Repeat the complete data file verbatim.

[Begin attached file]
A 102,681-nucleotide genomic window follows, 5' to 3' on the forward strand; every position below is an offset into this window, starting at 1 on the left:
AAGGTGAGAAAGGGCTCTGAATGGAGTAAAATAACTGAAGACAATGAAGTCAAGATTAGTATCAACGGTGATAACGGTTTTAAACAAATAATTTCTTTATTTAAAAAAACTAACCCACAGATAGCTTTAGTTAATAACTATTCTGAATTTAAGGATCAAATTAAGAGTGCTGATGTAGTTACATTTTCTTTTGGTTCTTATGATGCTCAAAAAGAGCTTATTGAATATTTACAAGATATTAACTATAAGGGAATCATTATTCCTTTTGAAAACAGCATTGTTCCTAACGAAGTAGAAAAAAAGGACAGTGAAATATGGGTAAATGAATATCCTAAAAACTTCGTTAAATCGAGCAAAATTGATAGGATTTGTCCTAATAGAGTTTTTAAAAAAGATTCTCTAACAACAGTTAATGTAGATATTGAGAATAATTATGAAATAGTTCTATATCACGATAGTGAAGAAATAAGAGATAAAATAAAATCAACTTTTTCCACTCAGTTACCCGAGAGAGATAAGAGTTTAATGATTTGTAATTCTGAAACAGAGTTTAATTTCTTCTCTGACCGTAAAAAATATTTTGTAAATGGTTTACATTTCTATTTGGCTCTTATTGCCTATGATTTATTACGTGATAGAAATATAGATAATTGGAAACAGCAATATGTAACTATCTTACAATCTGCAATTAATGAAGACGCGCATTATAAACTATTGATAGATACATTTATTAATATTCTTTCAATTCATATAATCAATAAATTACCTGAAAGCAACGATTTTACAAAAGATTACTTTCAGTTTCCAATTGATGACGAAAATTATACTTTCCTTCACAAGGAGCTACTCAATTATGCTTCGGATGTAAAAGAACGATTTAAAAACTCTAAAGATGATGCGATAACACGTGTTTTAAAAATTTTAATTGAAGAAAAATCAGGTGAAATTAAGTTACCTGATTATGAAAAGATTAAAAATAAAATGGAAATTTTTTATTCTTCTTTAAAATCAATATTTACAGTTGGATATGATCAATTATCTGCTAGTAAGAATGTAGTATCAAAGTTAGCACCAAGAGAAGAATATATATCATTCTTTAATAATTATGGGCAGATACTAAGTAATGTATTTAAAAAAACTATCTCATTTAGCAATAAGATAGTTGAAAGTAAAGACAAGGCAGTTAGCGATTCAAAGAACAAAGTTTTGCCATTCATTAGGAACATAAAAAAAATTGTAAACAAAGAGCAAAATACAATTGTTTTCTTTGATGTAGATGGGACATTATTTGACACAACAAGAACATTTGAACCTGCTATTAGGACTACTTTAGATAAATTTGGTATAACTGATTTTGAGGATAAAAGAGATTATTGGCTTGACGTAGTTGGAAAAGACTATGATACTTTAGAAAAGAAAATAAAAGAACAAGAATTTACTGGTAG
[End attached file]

A 102,681-nucleotide genomic window follows, 5' to 3' on the forward strand; every position below is an offset into this window, starting at 1 on the left:
AAGGTGAGAAAGGGCTCTGAATGGAGTAAAATAACTGAAGACAATGAAGTCAAGATTAGTATCAACGGTGATAACGGTTTTAAACAAATAATTTCTTTATTTAAAAAAACTAACCCACAGATAGCTTTAGTTAATAACTATTCTGAATTTAAGGATCAAATTAAGAGTGCTGATGTAGTTACATTTTCTTTTGGTTCTTATGATGCTCAAAAAGAGCTTATTGAATATTTACAAGATATTAACTATAAGGGAATCATTATTCCTTTTGAAAACAGCATTGTTCCTAACGAAGTAGAAAAAAAGGACAGTGAAATATGGGTAAATGAATATCCTAAAAACTTCGTTAAATCGAGCAAAATTGATAGGATTTGTCCTAATAGAGTTTTTAAAAAAGATTCTCTAACAACAGTTAATGTAGATATTGAGAATAATTATGAAATAGTTCTATATCACGATAGTGAAGAAATAAGAGATAAAATAAAATCAACTTTTTCCACTCAGTTACCCGAGAGAGATAAGAGTTTAATGATTTGTAATTCTGAAACAGAGTTTAATTTCTTCTCTGACCGTAAAAAATATTTTGTAAATGGTTTACATTTCTATTTGGCTCTTATTGCCTATGATTTATTACGTGATAGAAATATAGATAATTGGAAACAGCAATATGTAACTATCTTACAATCTGCAATTAATGAAGACGCGCATTATAAACTATTGATAGATACATTTATTAATATTCTTTCAATTCATATAATCAATAAATTACCTGAAAGCAACGATTTTACAAAAGATTACTTTCAGTTTCCAATTGATGACGAAAATTATACTTTCCTTCACAAGGAGCTACTCAATTATGCTTCGGATGTAAAAGAACGATTTAAAAACTCTAAAGATGATGCGATAACACGTGTTTTAAAAATTTTAATTGAAGAAAAATCAGGTGAAATTAAGTTACCTGATTATGAAAAGATTAAAAATAAAATGGAAATTTTTTATTCTTCTTTAAAATCAATATTTACAGTTGGATATGATCAATTATCTGCTAGTAAGAATGTAGTATCAAAGTTAGCACCAAGAGAAGAATATATATCATTCTTTAATAATTATGGGCAGATACTAAGTAATGTATTTAAAAAAACTATCTCATTTAGCAATAAGATAGTTGAAAGTAAAGACAAGGCAGTTAGCGATTCAAAGAACAAAGTTTTGCCATTCATTAGGAACATAAAAAAAATTGTAAACAAAGAGCAAAATACAATTGTTTTCTTTGATGTAGATGGGACATTATTTGACACAACAAGAACATTTGAACCTGCTATTAGGACTACTTTAGATAAATTTGGTATAACTGATTTTGAGGATAAAAGAGATTATTGGCTTGACGTAGTTGGAAAAGACTATGATACTTTAGAAAAGAAAATAAAAGAACAAGAATTTACTGGTAG